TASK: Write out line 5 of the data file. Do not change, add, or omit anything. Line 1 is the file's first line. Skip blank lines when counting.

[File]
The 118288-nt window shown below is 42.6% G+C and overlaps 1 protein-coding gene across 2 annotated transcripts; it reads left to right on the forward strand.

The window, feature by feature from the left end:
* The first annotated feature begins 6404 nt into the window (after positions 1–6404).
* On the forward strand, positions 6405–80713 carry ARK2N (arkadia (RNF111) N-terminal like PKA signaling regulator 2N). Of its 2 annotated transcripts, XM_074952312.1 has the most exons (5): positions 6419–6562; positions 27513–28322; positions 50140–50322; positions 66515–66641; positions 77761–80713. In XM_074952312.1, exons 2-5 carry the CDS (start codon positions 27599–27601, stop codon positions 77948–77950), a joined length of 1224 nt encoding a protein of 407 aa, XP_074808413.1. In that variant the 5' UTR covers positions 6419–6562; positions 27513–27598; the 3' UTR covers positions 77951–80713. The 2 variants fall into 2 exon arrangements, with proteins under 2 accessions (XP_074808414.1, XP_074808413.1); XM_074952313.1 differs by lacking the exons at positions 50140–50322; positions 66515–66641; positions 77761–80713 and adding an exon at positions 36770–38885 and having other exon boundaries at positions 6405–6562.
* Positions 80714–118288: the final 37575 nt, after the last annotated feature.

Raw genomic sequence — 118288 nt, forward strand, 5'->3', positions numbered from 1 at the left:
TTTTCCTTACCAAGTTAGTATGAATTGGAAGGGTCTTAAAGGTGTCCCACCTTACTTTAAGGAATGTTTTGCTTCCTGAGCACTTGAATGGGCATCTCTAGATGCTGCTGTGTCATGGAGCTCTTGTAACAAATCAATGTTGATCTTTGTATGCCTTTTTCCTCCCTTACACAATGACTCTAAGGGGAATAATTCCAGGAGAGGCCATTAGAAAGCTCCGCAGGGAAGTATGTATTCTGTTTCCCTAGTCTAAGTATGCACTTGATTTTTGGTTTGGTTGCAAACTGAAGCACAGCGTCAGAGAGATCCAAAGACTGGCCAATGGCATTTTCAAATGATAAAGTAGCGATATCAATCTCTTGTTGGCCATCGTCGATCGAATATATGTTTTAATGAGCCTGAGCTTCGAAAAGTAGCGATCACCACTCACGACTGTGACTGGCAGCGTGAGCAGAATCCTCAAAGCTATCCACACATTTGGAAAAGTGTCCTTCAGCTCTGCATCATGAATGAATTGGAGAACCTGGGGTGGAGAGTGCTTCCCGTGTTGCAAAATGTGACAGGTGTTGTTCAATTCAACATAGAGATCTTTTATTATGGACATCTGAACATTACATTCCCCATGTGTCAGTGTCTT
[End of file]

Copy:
* Positions 80714–118288: the final 37575 nt, after the last annotated feature.